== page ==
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MHI Receives Large-scale CO2 Recovery Plant Order from Petrochemical Company in Qatar, for Increased Methanol Production


March 16, 2012 - Tokyo

Mitsubishi Heavy Industries, Ltd. (MHI) has received an order for a large-scale carbon dioxide (CO2) recovery plant for Qatar Fuel Additives Co., Ltd. (QAFAC), a major fuel additive producer in Qatar, through "MHI Industrial Engineering & Services Private Ltd. (MIES)", an MHI engineering business affiliate headquartered in Singapore. The CO2, which is to be recovered at up to 500 tons per day (tpd) - one of the world's largest CO2 capture capacities, will be used to increase production of methanol. The event marks the first overseas order for an MHI CO2 recovery plant specifically targeted at raising methanol production. Construction of the plant is slated for completion in October 2014.

The CO2 recovery plant, which will be built within QAFAC's methanol production plant near Doha, Qatar's capital city, will capture CO2 from combustion exhaust gas emitted in the methanol production process. The CO2 separated and recovered from the flue gas using MHI's proprietary KS-1(TM) solvent will be provided as feedstock for boosting methanol production. In conjunction with plant order, MHI will license its CO2 recovery technology to QAFAC through MIES. MIES will be responsible for engineering, procurement and construction (EPC), and Mitsubishi Corporation will handle the trade particulars.

Although MHI has previously licensed its CO2 recovery technology to many plants around the world, the QAFAC order represents only the third licensing-plus-EPC order for one of its CO2 recovery plants. The last time was for the first commercial CO2 recovery plant delivered to Malaysia, back in 1999.

QAFAC is a petrochemical company established in 1990 with headquarters in Doha. The company produces methanol and methyl tertiary butyl ether (MTBE).

MIES, established in October 2010, mainly provides engineering, marketing and services relating to environmental protection and chemical plants. The order from QAFAC marks its first EPC order.

MHI's CO2 recovery technology is known as the KM CDR Process(R). It uses the company's proprietary KS-1 solvent for CO2 absorption and desorption, which MHI and Kansai Electric Power Co., Inc. developed jointly. MHI's technology features considerably lower energy consumption compared with other processes, winning it high evaluations from the market for its performance. To date MHI has delivered nine commercial CO2 recovery plants in Japan and other countries, and another plant is currently under construction - a track record that makes MHI a leader in the industry.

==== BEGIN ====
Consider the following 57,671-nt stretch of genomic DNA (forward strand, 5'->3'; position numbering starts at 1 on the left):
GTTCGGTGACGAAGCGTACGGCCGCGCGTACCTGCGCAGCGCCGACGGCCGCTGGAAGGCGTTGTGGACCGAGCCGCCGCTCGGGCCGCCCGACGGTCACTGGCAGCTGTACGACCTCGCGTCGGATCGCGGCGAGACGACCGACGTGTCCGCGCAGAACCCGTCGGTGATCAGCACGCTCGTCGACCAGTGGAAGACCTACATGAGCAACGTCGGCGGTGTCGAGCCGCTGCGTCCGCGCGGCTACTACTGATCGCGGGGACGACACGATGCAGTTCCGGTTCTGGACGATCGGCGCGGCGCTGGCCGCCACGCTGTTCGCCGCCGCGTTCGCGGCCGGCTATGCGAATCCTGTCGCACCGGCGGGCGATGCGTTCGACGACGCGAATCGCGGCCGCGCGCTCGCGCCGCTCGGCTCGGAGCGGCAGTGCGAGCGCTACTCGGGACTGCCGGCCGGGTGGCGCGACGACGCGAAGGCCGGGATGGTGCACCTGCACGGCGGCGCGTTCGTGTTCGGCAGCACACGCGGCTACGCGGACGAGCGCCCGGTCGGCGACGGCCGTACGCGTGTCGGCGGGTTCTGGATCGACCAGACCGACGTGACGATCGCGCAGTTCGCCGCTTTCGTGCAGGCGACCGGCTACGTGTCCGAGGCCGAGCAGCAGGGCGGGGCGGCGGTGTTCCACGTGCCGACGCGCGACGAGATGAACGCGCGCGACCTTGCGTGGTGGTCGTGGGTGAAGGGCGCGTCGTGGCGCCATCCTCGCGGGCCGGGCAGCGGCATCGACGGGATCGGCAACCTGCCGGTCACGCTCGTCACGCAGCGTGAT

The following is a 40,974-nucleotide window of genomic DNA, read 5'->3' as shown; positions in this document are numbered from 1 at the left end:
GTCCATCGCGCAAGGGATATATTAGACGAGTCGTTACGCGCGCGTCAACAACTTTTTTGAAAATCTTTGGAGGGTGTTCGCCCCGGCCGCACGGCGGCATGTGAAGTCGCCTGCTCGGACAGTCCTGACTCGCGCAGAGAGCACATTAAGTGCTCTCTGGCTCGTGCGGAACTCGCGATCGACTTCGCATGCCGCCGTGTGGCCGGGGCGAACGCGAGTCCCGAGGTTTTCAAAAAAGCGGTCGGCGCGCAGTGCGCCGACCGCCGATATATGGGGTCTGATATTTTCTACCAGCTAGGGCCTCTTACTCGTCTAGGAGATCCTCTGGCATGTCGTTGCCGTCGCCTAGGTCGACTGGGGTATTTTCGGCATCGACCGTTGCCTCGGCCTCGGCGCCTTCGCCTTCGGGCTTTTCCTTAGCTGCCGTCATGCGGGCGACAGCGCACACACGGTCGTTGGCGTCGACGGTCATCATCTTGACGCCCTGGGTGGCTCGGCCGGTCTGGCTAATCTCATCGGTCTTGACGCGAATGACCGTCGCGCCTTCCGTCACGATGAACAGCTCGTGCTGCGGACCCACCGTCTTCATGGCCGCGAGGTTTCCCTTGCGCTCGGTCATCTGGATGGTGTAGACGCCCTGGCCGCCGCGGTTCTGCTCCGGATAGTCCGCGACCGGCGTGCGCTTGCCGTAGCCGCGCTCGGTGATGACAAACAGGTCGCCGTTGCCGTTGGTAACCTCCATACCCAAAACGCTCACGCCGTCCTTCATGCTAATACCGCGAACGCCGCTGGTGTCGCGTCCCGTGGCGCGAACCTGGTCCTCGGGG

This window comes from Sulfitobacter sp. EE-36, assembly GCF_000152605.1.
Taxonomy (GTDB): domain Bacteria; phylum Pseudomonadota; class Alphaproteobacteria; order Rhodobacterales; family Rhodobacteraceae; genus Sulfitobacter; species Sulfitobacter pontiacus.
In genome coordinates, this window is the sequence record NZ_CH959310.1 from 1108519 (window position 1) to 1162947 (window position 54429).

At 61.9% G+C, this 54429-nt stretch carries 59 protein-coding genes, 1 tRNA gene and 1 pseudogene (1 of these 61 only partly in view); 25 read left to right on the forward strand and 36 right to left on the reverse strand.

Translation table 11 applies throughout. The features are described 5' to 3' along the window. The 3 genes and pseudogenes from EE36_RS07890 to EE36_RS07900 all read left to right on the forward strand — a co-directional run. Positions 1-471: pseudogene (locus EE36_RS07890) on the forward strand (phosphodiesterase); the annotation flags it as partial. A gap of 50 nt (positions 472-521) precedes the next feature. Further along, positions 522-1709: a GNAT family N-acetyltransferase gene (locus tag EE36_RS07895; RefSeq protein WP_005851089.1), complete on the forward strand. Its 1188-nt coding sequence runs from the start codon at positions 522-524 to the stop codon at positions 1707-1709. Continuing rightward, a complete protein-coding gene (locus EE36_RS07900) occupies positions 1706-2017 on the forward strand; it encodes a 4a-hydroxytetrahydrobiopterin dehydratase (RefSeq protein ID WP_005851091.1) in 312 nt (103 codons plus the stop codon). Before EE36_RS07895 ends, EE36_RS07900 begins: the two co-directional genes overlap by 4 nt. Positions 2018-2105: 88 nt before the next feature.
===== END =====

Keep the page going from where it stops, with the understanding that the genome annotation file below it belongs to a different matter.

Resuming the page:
In addition to urea and methanol production, CO2 recovery technology can be employed in other chemical applications such as production of dimethyl ether (DME). Other important applications possible are carbon capture and storage (CCS) and enhanced oil recovery (EOR). CCS is used to capture CO2 from flue gas from plants, including thermal power generation plants, and sequester CO2 in deep subsurfaces such as brine aquifers as a way of reducing greenhouse gas emissions. EOR is employed to boost crude oil production; the CO2 is injected into an oil reservoir suffering from low productivity.

Going forward MHI looks to market its CO2 recovery technology aggressively not only for chemical applications but for use in the CCS and EOR fields also.

* KM-CDR Process is a registered trademark of Mitsubishi Heavy Industries, Ltd., in Japan, the United States, the European Union (CTM), Norway, Australia and China.

About Mitsubishi Heavy Industries

Mitsubishi Heavy Industries, Ltd. (TSE: 7011, 'MHI'), headquartered in Tokyo, Japan, is one of the world's leading heavy machinery manufacturers, with consolidated sales of 2,903.7 billion yen in fiscal 2010, the year ended March 31, 2011. MHI's diverse lineup of products and services encompasses shipbuilding, power plants, chemical plants, environmental equipment, steel structures, industrial and general machinery, aircraft, space rocketry and air-conditioning systems. For more information, please visit the MHI website at www.mhi.co.jp.



Source: Mitsubishi Heavy Industries

Contact:

Mitsubishi Heavy Industries
Hideo Ikuno
h.ikuno@daiya-pr.co.jp
+81-3-6716-5277



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